Jeremy Lee of Quo Vadis in London, England
Jeremy Lee of Quo Vadis in London, England

Hometown: Kirkton of Auchterhouse, Scotland; resides in Hackney, London, England
Occupation: Head Chef and Partner, Quo Vadis
Years lived in London: “Since before Noah set sail”
Years worked as a chef: Over 30
Accolades: Best Kitchen, Tatler Restaurant Awards (2013)
Menu of the Year, Catey Awards (2012)
Finalist, “Great British Menu” (2007)

Go to Chef Lee’s shortlist

What is your earliest food memory?

My mum’s lentil soup. When we were children, we grew up in the wilds but somehow always knew when it was time to return to the house because we could smell mum’s lentil soup in the air.

What do you love best about London’s food scene?

The people. I find the food community constantly extraordinary and wonderful.

Name the top restaurants that you think every visitor to London should try. 

1. St. John. You’ve got to have the bone marrow and parsley salad with toast. This delicious, evocative dish begat at last a greater understanding of and pleasure in British cooking.

2. Lyle’s. When a Young Turk, James Lowe impressed but now as a seasoned chef-restaurateur, he impresses mightily.

3. Clove Club. For exceptional, glamorous, and luxurious fun and games in the East End. Enhanced delightfully by Isaac McHale’s delicious food.

4. BAO. Which was just brilliant when it was a little shed in the East End, and is as good, neat, and elegant in its two restaurants, now in Soho and Fitzrovia.

5. The Marksman. These two intrepid cooks are just great, doing a brilliant job at trying to run a pub and also a great restaurant simultaneously.

What’s your favorite neighborhood to dine out in and why?

Hackney, it’s where I’ve lived for a great many years and it is always a pleasure to see how some quirky little places have become almost classics in a relatively short period of time, such as Rochelle Canteen, Leila’s and Brawn.

Describe your “perfect dining out day” in London.

Quo Vadis breakfast menu
Quo Vadis breakfast menu

Breakfast: My favorite breakfast menu is Quo Vadis because of the brilliant work of illustrator John Broadley and designer Julian Roberts, who took my scribbles and thoughts and made a brilliant menu that’s as much fun to cook for as to eat from. I’d order a delicious porridge, lots of fresh bread and our jams, great kipper cakes, and a fried egg. I’m a growing boy. Oh and lots of Postcard teas.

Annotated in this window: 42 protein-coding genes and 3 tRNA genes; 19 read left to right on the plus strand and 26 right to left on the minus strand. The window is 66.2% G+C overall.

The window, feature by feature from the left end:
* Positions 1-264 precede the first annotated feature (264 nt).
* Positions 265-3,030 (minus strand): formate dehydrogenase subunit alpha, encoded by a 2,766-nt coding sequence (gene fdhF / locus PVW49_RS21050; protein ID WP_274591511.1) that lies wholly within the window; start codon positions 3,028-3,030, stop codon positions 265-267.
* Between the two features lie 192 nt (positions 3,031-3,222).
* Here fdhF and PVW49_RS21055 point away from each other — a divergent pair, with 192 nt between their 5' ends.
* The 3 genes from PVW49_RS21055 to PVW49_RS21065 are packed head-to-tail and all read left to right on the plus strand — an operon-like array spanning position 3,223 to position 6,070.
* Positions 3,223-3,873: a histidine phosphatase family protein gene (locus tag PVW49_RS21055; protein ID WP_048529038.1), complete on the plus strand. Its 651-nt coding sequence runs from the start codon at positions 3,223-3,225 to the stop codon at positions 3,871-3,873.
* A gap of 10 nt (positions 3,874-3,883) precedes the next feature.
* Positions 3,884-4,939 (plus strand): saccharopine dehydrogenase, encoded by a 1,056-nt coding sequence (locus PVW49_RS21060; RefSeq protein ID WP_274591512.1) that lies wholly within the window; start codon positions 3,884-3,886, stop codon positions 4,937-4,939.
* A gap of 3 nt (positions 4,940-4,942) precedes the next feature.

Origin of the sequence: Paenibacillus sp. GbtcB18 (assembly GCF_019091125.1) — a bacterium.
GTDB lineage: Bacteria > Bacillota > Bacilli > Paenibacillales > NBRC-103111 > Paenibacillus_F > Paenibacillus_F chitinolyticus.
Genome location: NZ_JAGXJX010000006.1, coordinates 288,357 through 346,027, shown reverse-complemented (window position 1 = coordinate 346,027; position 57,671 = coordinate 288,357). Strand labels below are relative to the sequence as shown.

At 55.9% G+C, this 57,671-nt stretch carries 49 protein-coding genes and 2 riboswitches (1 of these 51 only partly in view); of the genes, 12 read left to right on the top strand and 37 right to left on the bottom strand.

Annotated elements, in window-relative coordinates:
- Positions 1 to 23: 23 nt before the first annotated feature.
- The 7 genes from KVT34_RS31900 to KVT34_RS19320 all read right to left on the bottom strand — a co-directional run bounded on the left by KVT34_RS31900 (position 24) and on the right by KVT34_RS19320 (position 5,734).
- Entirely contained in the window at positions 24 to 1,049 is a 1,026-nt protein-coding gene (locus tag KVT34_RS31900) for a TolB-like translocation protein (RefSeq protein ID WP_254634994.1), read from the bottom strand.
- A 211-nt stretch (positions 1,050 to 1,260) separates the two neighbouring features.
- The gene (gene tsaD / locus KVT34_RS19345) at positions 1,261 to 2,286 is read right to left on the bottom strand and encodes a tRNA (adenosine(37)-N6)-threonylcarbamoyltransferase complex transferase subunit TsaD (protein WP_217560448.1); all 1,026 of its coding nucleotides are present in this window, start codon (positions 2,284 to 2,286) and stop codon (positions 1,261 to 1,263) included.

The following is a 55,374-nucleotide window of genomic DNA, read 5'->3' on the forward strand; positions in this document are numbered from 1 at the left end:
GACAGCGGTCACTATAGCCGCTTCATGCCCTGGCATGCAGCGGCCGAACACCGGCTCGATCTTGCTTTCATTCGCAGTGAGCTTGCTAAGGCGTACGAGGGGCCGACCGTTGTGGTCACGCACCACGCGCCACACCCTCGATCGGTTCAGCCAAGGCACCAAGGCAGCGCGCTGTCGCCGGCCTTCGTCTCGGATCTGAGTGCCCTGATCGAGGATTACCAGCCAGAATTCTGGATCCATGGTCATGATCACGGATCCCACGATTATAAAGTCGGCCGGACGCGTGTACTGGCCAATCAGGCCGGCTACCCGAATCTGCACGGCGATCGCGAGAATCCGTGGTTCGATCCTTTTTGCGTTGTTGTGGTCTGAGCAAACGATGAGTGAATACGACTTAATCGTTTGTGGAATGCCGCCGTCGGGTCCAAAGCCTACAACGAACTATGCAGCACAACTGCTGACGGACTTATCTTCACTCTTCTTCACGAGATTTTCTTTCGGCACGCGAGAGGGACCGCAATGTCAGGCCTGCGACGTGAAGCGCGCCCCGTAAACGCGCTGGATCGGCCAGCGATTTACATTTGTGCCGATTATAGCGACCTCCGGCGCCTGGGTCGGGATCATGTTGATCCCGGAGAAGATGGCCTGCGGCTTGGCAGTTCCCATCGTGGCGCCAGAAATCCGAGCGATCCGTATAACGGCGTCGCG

Elevenses: Has to be madeira cake, a glass of madeira, and a coffee at St. John.

Lunch: River Café, if possible on the terrace with a very fierce appetite and not too shabby a thirst either. Particularly in the autumn with ceps and truffles, in the summer for beautiful salads and amazing pasta with agretti and bottarga. Or the best roast turbot in town.

Afternoon tea is a coffee éclair at Maison Bertaux.

Then a Negroni and baked salsify back at Quo Vadis.

Dinner: To Hereford Road where Tom Pemberton cooks the most delightful artichoke vinaigrette in town and is the most delightful man.

If you had to name one personal favorite dish from Quo Vadis, which would it be and why?

The smoked eel sandwich. It’s a dish that’s an old friend and remains a wonderful mystery that a sandwich should be the dish that flies our flag higher than most.

Smoked eel sandwich from Quo Vadis
Smoked eel sandwich from Quo Vadis

You grew up eating great home cooking. The pudding served at Quo Vadis is a nod to your father’s love of pudding, complete with the custard and cream that he always insisted on having. Are there any other dishes at Quo Vadis that incorporate the flavors of your childhood? 

There are. The great smoked herrings such as bloaters and buckling that so delighted my father feature regularly. I have great fun playing with pastry, as I have lingering memories of my mother’s extraordinary talent with the stuff. From delicious tarts to the rather curious and moreish kickshaws.

What are some of your favorite places to go to for good cheap, quick eats, and what do you like ordering from there specifically?

Silk Road in Camberwell for noodles and everything. Gerrard’s Corner on Gerrard Street in Chinatown for cheap dim sum.

What’s one dish in London that blew you away and left you wishing you came up with the recipe yourself?

Nieves Barragan Mohacho’s milk fed lamb’s kidneys served on a little grill at Barrafina Adelaide Street. It’s a really cracking dish that.